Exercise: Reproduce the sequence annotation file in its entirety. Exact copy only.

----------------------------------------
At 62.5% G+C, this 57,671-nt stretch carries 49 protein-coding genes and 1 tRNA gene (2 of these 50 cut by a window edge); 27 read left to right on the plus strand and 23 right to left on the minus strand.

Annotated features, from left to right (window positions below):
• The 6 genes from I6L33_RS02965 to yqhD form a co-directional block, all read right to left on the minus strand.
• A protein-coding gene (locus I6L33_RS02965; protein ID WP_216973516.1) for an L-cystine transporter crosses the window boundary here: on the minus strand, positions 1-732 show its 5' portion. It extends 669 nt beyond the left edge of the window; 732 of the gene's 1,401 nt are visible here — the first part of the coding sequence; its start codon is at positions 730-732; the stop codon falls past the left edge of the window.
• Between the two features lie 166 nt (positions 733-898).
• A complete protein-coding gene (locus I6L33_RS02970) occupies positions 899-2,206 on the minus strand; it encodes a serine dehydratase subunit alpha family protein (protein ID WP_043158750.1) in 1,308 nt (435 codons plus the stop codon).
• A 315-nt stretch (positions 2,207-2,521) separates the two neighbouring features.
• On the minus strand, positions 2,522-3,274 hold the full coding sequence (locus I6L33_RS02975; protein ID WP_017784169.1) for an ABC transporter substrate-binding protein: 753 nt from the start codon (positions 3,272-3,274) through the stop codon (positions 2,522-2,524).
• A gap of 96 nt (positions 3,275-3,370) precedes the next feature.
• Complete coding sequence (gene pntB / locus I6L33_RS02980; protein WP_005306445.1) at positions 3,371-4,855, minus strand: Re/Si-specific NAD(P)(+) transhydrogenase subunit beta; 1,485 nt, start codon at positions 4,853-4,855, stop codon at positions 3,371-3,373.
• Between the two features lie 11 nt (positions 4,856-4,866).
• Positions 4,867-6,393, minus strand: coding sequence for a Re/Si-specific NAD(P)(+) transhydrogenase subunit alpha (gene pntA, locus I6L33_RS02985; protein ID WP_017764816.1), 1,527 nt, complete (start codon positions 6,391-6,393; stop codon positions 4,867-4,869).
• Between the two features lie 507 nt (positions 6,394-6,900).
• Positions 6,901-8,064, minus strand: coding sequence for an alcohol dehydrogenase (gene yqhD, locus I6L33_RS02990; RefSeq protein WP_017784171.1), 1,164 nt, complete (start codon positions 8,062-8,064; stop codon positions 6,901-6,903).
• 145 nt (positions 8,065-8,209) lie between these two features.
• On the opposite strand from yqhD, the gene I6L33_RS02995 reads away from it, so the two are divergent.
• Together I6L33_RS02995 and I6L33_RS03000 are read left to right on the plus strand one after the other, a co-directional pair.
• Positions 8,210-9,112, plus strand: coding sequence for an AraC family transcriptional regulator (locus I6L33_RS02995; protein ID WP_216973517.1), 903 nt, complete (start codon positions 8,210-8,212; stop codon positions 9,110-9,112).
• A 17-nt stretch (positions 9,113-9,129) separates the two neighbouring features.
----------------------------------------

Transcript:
At 62.5% G+C, this 57,671-nt stretch carries 49 protein-coding genes and 1 tRNA gene (2 of these 50 cut by a window edge); 27 read left to right on the plus strand and 23 right to left on the minus strand.

Annotated features, from left to right (window positions below):
• The 6 genes from I6L33_RS02965 to yqhD form a co-directional block, all read right to left on the minus strand.
• A protein-coding gene (locus I6L33_RS02965; protein ID WP_216973516.1) for an L-cystine transporter crosses the window boundary here: on the minus strand, positions 1-732 show its 5' portion. It extends 669 nt beyond the left edge of the window; 732 of the gene's 1,401 nt are visible here — the first part of the coding sequence; its start codon is at positions 730-732; the stop codon falls past the left edge of the window.
• Between the two features lie 166 nt (positions 733-898).
• A complete protein-coding gene (locus I6L33_RS02970) occupies positions 899-2,206 on the minus strand; it encodes a serine dehydratase subunit alpha family protein (protein ID WP_043158750.1) in 1,308 nt (435 codons plus the stop codon).
• A 315-nt stretch (positions 2,207-2,521) separates the two neighbouring features.
• On the minus strand, positions 2,522-3,274 hold the full coding sequence (locus I6L33_RS02975; protein ID WP_017784169.1) for an ABC transporter substrate-binding protein: 753 nt from the start codon (positions 3,272-3,274) through the stop codon (positions 2,522-2,524).
• A gap of 96 nt (positions 3,275-3,370) precedes the next feature.
• Complete coding sequence (gene pntB / locus I6L33_RS02980; protein WP_005306445.1) at positions 3,371-4,855, minus strand: Re/Si-specific NAD(P)(+) transhydrogenase subunit beta; 1,485 nt, start codon at positions 4,853-4,855, stop codon at positions 3,371-3,373.
• Between the two features lie 11 nt (positions 4,856-4,866).
• Positions 4,867-6,393, minus strand: coding sequence for a Re/Si-specific NAD(P)(+) transhydrogenase subunit alpha (gene pntA, locus I6L33_RS02985; protein ID WP_017764816.1), 1,527 nt, complete (start codon positions 6,391-6,393; stop codon positions 4,867-4,869).
• Between the two features lie 507 nt (positions 6,394-6,900).
• Positions 6,901-8,064, minus strand: coding sequence for an alcohol dehydrogenase (gene yqhD, locus I6L33_RS02990; RefSeq protein WP_017784171.1), 1,164 nt, complete (start codon positions 8,062-8,064; stop codon positions 6,901-6,903).
• 145 nt (positions 8,065-8,209) lie between these two features.
• On the opposite strand from yqhD, the gene I6L33_RS02995 reads away from it, so the two are divergent.
• Together I6L33_RS02995 and I6L33_RS03000 are read left to right on the plus strand one after the other, a co-directional pair.
• Positions 8,210-9,112, plus strand: coding sequence for an AraC family transcriptional regulator (locus I6L33_RS02995; protein ID WP_216973517.1), 903 nt, complete (start codon positions 8,210-8,212; stop codon positions 9,110-9,112).
• A 17-nt stretch (positions 9,113-9,129) separates the two neighbouring features.